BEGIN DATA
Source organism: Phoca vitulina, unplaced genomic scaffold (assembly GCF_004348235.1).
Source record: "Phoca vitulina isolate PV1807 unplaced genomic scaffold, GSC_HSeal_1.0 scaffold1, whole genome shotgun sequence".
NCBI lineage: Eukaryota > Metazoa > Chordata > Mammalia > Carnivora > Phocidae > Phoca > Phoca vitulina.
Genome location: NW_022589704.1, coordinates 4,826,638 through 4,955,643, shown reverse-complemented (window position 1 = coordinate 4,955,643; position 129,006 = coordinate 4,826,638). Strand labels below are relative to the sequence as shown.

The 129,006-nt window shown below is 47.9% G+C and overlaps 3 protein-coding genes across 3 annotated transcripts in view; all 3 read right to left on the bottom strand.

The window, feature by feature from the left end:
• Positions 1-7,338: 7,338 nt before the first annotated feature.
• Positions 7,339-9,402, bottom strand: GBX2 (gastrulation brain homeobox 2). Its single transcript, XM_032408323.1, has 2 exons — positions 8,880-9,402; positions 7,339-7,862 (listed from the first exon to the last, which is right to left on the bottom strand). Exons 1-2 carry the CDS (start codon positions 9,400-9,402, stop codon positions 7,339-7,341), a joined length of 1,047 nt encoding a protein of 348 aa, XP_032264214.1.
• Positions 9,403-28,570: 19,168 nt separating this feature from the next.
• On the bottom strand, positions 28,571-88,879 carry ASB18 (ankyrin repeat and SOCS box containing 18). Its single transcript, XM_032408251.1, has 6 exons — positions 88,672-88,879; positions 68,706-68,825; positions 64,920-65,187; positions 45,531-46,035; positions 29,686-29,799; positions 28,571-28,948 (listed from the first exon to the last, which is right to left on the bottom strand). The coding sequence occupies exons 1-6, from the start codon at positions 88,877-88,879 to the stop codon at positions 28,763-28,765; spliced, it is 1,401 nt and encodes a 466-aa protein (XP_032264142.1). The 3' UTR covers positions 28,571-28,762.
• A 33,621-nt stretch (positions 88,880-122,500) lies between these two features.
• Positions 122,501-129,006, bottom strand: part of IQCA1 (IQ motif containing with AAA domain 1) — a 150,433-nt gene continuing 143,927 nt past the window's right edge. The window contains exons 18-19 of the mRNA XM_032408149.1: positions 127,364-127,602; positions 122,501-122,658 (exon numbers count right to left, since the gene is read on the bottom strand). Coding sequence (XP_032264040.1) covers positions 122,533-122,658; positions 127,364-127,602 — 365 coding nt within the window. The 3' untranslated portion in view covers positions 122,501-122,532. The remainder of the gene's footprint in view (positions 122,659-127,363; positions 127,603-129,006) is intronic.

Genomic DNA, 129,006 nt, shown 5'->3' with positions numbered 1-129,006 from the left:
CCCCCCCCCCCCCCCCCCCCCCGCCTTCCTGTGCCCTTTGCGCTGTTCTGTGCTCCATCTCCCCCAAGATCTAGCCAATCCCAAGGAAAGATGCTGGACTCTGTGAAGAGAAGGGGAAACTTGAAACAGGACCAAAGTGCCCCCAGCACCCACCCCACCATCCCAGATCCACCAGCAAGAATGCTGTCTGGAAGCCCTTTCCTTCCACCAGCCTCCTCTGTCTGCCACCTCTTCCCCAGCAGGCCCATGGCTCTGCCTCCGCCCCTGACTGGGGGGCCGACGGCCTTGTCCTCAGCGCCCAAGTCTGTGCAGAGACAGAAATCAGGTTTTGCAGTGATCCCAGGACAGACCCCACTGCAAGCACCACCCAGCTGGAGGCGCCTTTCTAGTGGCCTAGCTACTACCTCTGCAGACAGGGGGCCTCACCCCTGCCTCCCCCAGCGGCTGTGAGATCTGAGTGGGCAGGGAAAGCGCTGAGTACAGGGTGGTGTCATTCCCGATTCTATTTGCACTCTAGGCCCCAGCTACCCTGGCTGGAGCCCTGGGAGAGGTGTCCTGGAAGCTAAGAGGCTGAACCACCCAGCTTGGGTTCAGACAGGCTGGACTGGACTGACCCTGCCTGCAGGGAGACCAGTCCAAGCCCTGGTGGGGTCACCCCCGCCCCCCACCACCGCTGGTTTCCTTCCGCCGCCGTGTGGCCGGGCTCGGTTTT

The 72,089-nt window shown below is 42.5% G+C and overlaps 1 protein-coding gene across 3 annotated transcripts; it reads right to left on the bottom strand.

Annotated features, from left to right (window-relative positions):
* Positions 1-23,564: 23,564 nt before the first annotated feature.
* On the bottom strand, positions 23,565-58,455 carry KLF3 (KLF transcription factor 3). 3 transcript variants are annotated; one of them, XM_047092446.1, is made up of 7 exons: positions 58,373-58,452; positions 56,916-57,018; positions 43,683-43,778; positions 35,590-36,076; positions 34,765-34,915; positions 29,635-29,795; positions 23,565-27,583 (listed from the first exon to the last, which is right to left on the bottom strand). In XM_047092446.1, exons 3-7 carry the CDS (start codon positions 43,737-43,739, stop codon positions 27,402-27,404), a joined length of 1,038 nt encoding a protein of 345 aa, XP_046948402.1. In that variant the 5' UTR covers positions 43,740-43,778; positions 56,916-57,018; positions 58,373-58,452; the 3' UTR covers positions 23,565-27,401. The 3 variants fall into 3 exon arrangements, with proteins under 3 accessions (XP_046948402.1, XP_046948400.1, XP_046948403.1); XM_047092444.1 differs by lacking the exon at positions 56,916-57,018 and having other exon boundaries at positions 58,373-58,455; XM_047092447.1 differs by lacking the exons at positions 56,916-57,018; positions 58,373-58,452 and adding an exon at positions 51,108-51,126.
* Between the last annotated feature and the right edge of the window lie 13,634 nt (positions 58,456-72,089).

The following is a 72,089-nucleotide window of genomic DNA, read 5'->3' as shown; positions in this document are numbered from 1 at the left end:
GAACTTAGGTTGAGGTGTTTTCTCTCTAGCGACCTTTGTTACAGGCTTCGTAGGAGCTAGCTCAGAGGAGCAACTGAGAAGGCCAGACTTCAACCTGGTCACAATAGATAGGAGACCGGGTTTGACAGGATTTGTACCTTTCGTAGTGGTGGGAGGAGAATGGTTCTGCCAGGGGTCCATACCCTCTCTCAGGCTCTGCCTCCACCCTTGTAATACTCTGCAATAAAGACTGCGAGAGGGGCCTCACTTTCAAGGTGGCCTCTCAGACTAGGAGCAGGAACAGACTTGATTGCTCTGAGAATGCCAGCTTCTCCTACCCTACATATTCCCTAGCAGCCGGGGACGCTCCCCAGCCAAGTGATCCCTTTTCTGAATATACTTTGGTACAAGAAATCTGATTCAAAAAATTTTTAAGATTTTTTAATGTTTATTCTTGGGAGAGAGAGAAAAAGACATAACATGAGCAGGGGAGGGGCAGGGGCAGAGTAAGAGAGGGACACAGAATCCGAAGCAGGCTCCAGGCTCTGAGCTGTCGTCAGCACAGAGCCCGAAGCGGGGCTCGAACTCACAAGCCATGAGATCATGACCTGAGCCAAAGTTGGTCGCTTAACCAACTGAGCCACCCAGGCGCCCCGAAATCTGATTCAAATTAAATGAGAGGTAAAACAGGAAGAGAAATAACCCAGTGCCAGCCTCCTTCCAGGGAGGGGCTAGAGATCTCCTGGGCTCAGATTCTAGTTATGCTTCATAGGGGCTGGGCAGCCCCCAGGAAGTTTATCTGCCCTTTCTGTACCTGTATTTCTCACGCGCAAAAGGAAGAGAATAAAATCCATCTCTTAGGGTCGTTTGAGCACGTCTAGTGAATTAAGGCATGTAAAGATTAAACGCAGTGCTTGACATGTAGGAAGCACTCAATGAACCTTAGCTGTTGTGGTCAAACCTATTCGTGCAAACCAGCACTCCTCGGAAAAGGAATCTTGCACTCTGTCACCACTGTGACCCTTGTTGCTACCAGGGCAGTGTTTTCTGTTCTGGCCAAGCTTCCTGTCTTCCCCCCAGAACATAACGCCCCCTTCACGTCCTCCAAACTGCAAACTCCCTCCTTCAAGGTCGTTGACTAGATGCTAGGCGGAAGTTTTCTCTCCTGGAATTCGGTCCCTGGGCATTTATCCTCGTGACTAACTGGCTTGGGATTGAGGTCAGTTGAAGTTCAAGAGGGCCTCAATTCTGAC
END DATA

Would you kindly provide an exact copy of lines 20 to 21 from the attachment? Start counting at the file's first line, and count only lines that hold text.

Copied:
The following is a 72,089-nucleotide window of genomic DNA, read 5'->3' as shown; positions in this document are numbered from 1 at the left end:
GAACTTAGGTTGAGGTGTTTTCTCTCTAGCGACCTTTGTTACAGGCTTCGTAGGAGCTAGCTCAGAGGAGCAACTGAGAAGGCCAGACTTCAACCTGGTCACAATAGATAGGAGACCGGGTTTGACAGGATTTGTACCTTTCGTAGTGGTGGGAGGAGAATGGTTCTGCCAGGGGTCCATACCCTCTCTCAGGCTCTGCCTCCACCCTTGTAATACTCTGCAATAAAGACTGCGAGAGGGGCCTCACTTTCAAGGTGGCCTCTCAGACTAGGAGCAGGAACAGACTTGATTGCTCTGAGAATGCCAGCTTCTCCTACCCTACATATTCCCTAGCAGCCGGGGACGCTCCCCAGCCAAGTGATCCCTTTTCTGAATATACTTTGGTACAAGAAATCTGATTCAAAAAATTTTTAAGATTTTTTAATGTTTATTCTTGGGAGAGAGAGAAAAAGACATAACATGAGCAGGGGAGGGGCAGGGGCAGAGTAAGAGAGGGACACAGAATCCGAAGCAGGCTCCAGGCTCTGAGCTGTCGTCAGCACAGAGCCCGAAGCGGGGCTCGAACTCACAAGCCATGAGATCATGACCTGAGCCAAAGTTGGTCGCTTAACCAACTGAGCCACCCAGGCGCCCCGAAATCTGATTCAAATTAAATGAGAGGTAAAACAGGAAGAGAAATAACCCAGTGCCAGCCTCCTTCCAGGGAGGGGCTAGAGATCTCCTGGGCTCAGATTCTAGTTATGCTTCATAGGGGCTGGGCAGCCCCCAGGAAGTTTATCTGCCCTTTCTGTACCTGTATTTCTCACGCGCAAAAGGAAGAGAATAAAATCCATCTCTTAGGGTCGTTTGAGCACGTCTAGTGAATTAAGGCATGTAAAGATTAAACGCAGTGCTTGACATGTAGGAAGCACTCAATGAACCTTAGCTGTTGTGGTCAAACCTATTCGTGCAAACCAGCACTCCTCGGAAAAGGAATCTTGCACTCTGTCACCACTGTGACCCTTGTTGCTACCAGGGCAGTGTTTTCTGTTCTGGCCAAGCTTCCTGTCTTCCCCCCAGAACATAACGCCCCCTTCACGTCCTCCAAACTGCAAACTCCCTCCTTCAAGGTCGTTGACTAGATGCTAGGCGGAAGTTTTCTCTCCTGGAATTCGGTCCCTGGGCATTTATCCTCGTGACTAACTGGCTTGGGATTGAGGTCAGTTGAAGTTCAAGAGGGCCTCAATTCTGAC